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Traffic Control Training. Instructor: Sgt. Don Silverek Sonoma County Junior College District Police Department 2009. Class Learning Goals. Safety First, Second and Always… Perspectives Hands, Tools and Gear Safety Vehicle Placement Conduct Field Exercise. Perspectives.

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traffic control training

Traffic Control Training

Instructor: Sgt. Don Silverek

Sonoma County Junior College District

Police Department

2009

class learning goals
Class Learning Goals
  • Safety First, Second and Always…
  • Perspectives
  • Hands, Tools and Gear
  • Safety Vehicle Placement
  • Conduct Field Exercise
perspectives
Perspectives

“It’s more important for police to answer emergency calls than direct traffic.”

Carol Hunt – Charlottesville CERT Team

perspectives5
Perspectives

“There is nothing that shows the skill, finesse, and understanding of human nature like standing in the middle of the road conducting lanes of traffic like a symphony orchestra.”

Dr. Joel F. Shults, Chief,

Adams State College

Police Department

slide7

A CERT member may be called upon to control or manage traffic when no other public safety agency is available

Staying alert to your surroundings is the key to staying alive…

hands tools and gear
Hands, Tools and Gear
  • In a traffic control situation, you may use:
      • hand signals,
      • whistles,
      • voice commands,
      • flashlights, flares,
      • cones, barricades or signs,
      • or even a vehicle as safety buffer.
hand signals
Hand Signals
  • Art of the hand signal

Make eye contact with the driver

Give only one direction at a time.

take a break
Take a break

Next topic

in ten minutes…

the whistle
The Whistle

Who keeps a whistle in their CERT gear?

Who needs a whistle

for today’s exercise?

whistle
Whistle
  • Whistle use defined:
    • One long blast with “stop”hand signal
    • Two short blasts with the “start”hand signal
    • Several short blasts to get the

“attention”of a driver

    • A short, intermittent blast to

“keep the traffic moving”

voice commands
Voice Commands

Effective or Antagonizing?

voice commands22
Voice Commands
  • Voice is seldom heard in traffic
  • Hand gestures and the whistle are most efficient
  • Shouted orders may antagonize a driver
  • When a driver or pedestrian does not

understand, you should move

closer to the person, and politely

explain the command

flashlights
Flashlights

Flashlights come in all sizes and types…

flashlights26
Flashlights

DIRECT TRAFFIC

HALT TRAFFIC

Swing the flashlight at arm’s length across the path of the approaching vehicle

Allow flashlight beam to wash across the pavement as an elongated moving spot that can be seen by driver

  • Don’t stand directly in front of approaching vehicle
  • Avoid blinding the driver with flashlight beam
  • Use a traffic cone to enhance safety
flares
Flares

Have you ever lit a road flare?

flares28
Flares
  • Flares can be used to warn oncoming traffic in situations where hazards are:
  • On Shoulder Or Side Of Road
  • In A Traffic Lane

Night Or Day

flares29
Flares

Various burn times:

15 min 20 min 30 min 45 min 60 min

Flare burn pattern on road way

flares30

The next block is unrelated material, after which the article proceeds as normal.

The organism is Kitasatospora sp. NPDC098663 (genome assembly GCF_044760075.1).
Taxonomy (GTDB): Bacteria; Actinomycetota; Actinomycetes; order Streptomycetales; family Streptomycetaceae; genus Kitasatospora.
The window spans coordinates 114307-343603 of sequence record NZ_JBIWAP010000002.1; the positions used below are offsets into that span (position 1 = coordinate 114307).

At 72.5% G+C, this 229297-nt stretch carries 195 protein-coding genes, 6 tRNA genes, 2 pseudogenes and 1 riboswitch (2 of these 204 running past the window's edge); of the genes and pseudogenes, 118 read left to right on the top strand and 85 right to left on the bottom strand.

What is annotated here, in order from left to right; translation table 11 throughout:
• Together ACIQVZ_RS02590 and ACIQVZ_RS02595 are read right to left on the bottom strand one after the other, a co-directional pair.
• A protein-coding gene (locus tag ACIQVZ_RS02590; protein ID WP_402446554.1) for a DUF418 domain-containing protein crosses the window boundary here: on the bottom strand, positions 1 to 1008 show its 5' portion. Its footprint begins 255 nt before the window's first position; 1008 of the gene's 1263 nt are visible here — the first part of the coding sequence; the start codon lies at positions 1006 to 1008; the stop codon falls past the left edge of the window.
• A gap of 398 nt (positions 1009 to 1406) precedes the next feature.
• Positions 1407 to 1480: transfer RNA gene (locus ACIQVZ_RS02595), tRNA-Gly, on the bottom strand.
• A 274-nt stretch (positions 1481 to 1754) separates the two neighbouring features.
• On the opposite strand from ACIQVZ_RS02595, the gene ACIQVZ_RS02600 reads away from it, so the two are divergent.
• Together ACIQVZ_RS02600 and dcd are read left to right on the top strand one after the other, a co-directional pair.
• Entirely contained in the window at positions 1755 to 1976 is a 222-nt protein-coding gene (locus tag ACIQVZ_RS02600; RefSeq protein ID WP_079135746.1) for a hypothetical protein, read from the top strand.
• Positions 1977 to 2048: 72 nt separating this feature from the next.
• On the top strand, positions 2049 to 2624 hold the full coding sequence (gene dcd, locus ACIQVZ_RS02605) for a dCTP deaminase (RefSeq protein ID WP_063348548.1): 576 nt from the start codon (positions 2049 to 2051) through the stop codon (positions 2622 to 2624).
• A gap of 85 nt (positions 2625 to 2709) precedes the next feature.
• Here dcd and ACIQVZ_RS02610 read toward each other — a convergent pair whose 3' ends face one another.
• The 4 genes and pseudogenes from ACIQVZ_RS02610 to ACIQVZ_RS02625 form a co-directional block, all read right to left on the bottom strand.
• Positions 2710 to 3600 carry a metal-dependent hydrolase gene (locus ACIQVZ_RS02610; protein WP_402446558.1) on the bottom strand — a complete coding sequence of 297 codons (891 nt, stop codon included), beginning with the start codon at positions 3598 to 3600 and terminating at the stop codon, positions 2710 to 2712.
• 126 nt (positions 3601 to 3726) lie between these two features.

Flares

• Around flammable substance spills such as gas, oil, etc

• In hazardous environmental conditions such dry grassy fields and/or high winds

• Do not lay against traffic dots or on top of painted lane markings

DO NOT USE:

flares31
Flares

Oop’s – flare rolls off road to dry grass…

traffic cones flares key how do devices appear to approaching motorists
TRAFFIC CONES/FLARESKEY: How do devices appear to approaching motorists ?

Serve as long range channeling devices

When clearing of roadway is not immediate

As soon as injuries are assessed and medical assistance is summoned

Evenly spaced distances

Convey message to drivers-which direction they are expected to go

amber warning lights
Amber Warning Lights

Typical example of amber lights on rear deck of car or truck

position of vehicles
POSITION OF VEHICLES

In this position the safety vehicle serves as a shield to protect against drivers who are not alert

Impact noise with safety vehicle would warn of impending danger

safety vests
Safety Vests
  • • Effective Nov 24, 2008
    • Federal Highway Administration 23 CRR Part 634 Worker Visibility Rule
  • • Class 2 Vest:
    • Med visibility on roads with 25 to 50 mph traffic
  • • Class 3 Vest:
    • High visibility on roads with speeds over 50 mph plus drivers must be able to see full range of body motions from a minimum distance of 1,280 feet.
class exercise
Class Exercise
  • Part One (in classroom)
    • Each person will demonstrate the hand signals for:
      • Stop
      • Forward
      • Right Turn
      • Left Turn
  • Part Two (in parking lot)
    • Each Person will demonstrate using hand signals / whistles
      • Stop, Forward, Right Turn & Left Turns
      • Right Turn across a traffic lane
      • Left Turn across a traffic lane
      • Placing a car in a hold position to not block single lane
exercise tips
Exercise Tips
  • Use the whistle – it works!
  • Always look around for approaching traffic
  • Move the biggest group of cars first
  • Stop all cars prior to switching
traffic control training42

Traffic Control Training

Instructor: Sgt. Don Silverek

707-535-3789

Course Design: Sgt. David Willat

Thank you for attention and participation

Sonoma County Junior College District

Police Department

2009